Despite having been around for nearly two decades, the Mazda3 is relatively new to the compact car segment. In Japan, it was originally known as the Axela, a mashup of the words accelerate and excellent, which is fitting as the Mazda3 has been the option for those who want a compact car, but don’t want to lose touch with the road. We spent a week with the 2022 Mazda3 Sport GT Turbo to see how much zoom-zoom this little Mazda packs.
On the topic of zoom-zoom, the Mazda3 Turbo delivers. In its most frugal form, the Mazda3 comes with a 2.0-liter inline four-cylinder engine, six-speed manual transmission and front-wheel drive, however, that isn’t what we have here. The range-topper GT Turbo offers a 2.5-liter turbocharged four engine good for 250 horsepower at 5,000RPM, and an astonishing 320 lb-ft. of torque at just 2500 RPM. Those numbers drop about 10% with the use of 87 octane fuel over 91, however it’s nice to have the option to use either. This engine is only available with an automatic transmission and Mazda’s i-ACTIV all-wheel-drive system.
The power figures look good on paper and they translate well to the road as well. We found that since the engine is turbocharged and the drivetrain is a little bit heavier with all-wheel-drive, the Sport GT doesn’t really feel quick off the line. At highway speeds it has passing power and then some.
For a compact commuter car, this Mazda3 was unexpectedly quick and we were happy to see a conventional automatic transmission here in place of the widely adopted CVT. There are paddles to tap, however they don’t seem to have much of an immediate effect on the situation. In contrast the sport mode does a good job of livening throttle response and makes the transmission behave nicely.
The 2022 Mazda3 Sport GT Turbo also behaves well when it’s shown some corners. The MacPherson strut suspension coupled with a torsion beam in the rear isn’t exactly ground-breaking, but it’s simple suspension done right. The suspension was definitely tuned towards a sportier driving style, and as a result we felt that at times ride quality suffered as vibrations from uneven road surfaces were allowed to transmit themselves through the cabin. Those buyers looking for a performance-oriented drive probably won’t care, however those looking for a comfort-oriented grocery getter will need to look elsewhere.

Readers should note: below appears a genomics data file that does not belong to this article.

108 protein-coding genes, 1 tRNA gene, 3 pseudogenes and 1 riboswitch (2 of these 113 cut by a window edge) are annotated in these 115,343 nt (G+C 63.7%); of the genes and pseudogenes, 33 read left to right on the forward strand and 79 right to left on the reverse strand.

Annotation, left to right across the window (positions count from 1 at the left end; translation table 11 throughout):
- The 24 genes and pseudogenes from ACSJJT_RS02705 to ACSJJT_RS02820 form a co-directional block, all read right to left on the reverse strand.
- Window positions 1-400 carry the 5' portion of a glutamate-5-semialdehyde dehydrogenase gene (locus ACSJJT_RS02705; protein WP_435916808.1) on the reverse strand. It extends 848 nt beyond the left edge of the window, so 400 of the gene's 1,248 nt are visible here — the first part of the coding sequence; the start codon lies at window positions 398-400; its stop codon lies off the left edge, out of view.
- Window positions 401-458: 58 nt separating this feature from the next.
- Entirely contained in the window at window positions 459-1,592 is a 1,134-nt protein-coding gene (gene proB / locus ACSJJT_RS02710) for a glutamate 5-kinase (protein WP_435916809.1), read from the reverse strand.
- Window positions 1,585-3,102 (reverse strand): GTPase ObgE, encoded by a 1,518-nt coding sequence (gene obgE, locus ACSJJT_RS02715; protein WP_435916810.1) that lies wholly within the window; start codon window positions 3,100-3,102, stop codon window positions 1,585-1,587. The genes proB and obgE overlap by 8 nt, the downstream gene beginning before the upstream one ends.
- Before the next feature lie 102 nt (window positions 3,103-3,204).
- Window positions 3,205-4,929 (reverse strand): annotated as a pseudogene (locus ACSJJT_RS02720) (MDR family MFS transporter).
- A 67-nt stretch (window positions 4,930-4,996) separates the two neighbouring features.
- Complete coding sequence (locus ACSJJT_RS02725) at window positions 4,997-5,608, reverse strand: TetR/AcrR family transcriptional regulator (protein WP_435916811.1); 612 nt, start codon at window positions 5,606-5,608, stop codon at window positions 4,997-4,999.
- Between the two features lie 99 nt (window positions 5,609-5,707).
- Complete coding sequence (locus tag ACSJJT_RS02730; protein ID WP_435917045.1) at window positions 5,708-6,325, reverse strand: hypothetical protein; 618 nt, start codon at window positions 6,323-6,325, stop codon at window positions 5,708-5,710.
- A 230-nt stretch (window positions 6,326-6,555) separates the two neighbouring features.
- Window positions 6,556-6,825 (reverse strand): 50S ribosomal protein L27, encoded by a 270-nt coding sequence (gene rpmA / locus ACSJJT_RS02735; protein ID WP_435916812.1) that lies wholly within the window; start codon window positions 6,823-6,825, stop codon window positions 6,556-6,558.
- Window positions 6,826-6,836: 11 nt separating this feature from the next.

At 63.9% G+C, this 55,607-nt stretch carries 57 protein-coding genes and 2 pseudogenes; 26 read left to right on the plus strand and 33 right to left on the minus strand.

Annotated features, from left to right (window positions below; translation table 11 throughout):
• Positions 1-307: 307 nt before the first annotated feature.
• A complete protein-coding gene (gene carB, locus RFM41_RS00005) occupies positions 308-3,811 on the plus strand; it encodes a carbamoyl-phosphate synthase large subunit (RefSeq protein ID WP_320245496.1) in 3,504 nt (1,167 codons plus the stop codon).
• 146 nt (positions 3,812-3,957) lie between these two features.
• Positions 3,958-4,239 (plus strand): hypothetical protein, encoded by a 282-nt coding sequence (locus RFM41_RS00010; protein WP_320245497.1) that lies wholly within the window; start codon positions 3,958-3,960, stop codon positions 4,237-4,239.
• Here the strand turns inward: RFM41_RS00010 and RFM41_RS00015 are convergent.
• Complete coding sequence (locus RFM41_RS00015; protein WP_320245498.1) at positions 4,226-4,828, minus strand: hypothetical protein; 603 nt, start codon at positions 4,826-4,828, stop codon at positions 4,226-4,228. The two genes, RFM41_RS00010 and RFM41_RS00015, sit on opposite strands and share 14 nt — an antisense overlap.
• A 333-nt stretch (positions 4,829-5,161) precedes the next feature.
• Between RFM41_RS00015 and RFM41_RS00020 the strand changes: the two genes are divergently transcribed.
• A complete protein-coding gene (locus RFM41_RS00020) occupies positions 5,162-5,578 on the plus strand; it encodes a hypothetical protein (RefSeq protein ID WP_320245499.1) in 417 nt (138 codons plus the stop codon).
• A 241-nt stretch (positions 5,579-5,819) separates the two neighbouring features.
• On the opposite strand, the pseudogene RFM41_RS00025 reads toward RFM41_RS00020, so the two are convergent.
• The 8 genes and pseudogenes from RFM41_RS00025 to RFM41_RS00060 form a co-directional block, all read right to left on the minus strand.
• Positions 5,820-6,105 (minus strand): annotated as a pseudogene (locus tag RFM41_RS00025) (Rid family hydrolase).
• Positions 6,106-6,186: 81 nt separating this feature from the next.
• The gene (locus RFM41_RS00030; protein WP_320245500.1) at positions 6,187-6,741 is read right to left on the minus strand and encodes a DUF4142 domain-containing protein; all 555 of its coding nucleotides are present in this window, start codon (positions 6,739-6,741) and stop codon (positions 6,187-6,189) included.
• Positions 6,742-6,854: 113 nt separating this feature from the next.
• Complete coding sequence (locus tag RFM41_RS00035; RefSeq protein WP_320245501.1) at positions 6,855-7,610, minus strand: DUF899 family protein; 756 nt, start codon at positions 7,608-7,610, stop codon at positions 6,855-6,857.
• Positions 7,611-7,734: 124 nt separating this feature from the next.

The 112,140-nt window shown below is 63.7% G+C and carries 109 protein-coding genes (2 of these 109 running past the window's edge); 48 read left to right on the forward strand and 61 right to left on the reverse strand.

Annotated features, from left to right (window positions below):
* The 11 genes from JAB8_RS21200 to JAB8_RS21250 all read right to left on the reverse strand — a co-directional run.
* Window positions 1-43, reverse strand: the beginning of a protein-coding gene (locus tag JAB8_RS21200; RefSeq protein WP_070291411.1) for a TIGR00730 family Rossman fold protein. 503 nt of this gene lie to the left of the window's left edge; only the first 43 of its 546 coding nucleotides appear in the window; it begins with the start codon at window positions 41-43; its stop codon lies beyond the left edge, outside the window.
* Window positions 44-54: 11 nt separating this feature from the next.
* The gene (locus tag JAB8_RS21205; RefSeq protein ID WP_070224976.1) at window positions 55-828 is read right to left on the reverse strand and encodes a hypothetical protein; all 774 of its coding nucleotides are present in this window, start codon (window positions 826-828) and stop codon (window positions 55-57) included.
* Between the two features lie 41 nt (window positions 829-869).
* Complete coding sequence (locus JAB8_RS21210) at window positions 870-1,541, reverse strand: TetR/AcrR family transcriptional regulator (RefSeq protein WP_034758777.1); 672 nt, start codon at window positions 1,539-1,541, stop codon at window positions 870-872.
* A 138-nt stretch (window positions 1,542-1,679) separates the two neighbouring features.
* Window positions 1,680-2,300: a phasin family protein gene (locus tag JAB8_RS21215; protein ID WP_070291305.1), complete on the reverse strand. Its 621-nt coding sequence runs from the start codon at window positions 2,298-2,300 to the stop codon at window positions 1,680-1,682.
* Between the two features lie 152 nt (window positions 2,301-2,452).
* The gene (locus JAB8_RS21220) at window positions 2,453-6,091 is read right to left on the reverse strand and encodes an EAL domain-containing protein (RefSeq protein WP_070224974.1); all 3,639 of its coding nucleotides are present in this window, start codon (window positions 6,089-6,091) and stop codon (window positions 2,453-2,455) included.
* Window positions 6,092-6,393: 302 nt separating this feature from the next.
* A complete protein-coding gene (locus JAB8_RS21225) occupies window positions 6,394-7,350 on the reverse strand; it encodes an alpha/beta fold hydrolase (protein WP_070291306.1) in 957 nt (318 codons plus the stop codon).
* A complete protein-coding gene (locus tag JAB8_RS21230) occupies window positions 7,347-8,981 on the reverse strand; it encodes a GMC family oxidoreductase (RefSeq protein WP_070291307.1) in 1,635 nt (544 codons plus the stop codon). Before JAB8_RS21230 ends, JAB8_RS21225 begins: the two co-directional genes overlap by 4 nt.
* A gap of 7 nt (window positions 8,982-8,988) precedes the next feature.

Steering feel is good and in comparison to some of the competition, the Mazda is quite engaging. Even with the all-wheel-drive system in our test car, it managed to feel nimble and had very little understeer. Our top-trim tester had the full suite of i-ACTIVSENSE features such as blind spot monitoring, rear cross traffic alert, radar cruise and lane keep assist, not to be confused with lane centering. Overall, we found that most of the features worked fine however we were glad to see they can be easily disabled as at times they hinder driver focus.
A head-up display was also fitted to our test car and we found it was well lit and was of good quality, although a little under-utilized as the only information available was speed, speed limit and blind spot monitoring. Other manufacturers such as Acura do a much better job using the HUD to its full capacity. We also found that the gauge cluster followed a similar theme, although the center portion is digital, there is not much information it can display or customization that can be done.
Rounding out the tech in the Mazda3 is the infotainment, and unfortunately it was one of the true let-downs. The user experience can only be described as frustrating, the overall design of the menu system seems uninspired and even a simple task such as changing from one radio station to the next requires multiple button presses. Luckily, Android Auto and Apple CarPlay are available and although they are not the easiest to use on the strictly controller-based system, they make the lacklustre infotainment a bit better to use.
We can say that one element that was top notch was the material quality on the interior. The seats were well bolstered and all touch points and even areas such as the upper dashboard are soft touch. For this price point, the Mazda3 is very impressive. The only areas of improvement are the piano black trim bits. This tester had 23 kilometers on it at pick-up and the trim were already lightly marred; we fear that for the long term they will damage easily. Rear legroom is tight and for my six-foot self, the rear seats are not an option for anything other than short trips.
The base Mazda3 Sport is the $22,200 GX model. For that price you get the base engine, front-drive and a manual gearbox,l with an automatic available for $1,300. The volume-selling GS model competes closely with the 2022 Honda Civic Hatchback which has a starting price of $28,000 for either the manual or CVT transmissions, making the Mazda cheaper.
The Sport GT Turbo model doesn’t have a direct competitor from Honda as the most powerful Civic Hatchback only comes with the 1.5-liter turbocharged engine good for 180hp, a nearly 70hp delta from the Mazda. For a more-direct comparison in power and price, we think you’d have to look at offerings from manufacturers such as Hyundai with their Veloster N, keeping in mind that the Veloster is more expensive and still less powerful than the Mazda but does deliver a much more engaging driving experience. Our tester came in at a grand total of $36,750, which includes a $450 paint job.
We think it’s clear that the 2022 Mazda3 Sport GT turbo excels in the power for price category. If you are looking for a fun daily driver, the Mazda3 Turbo is an excellent option. If having all-wheel-drive is important for you, the Mazda3 does also check that box, however if having the best infotainment tech is a priority, we suggest you look elsewhere.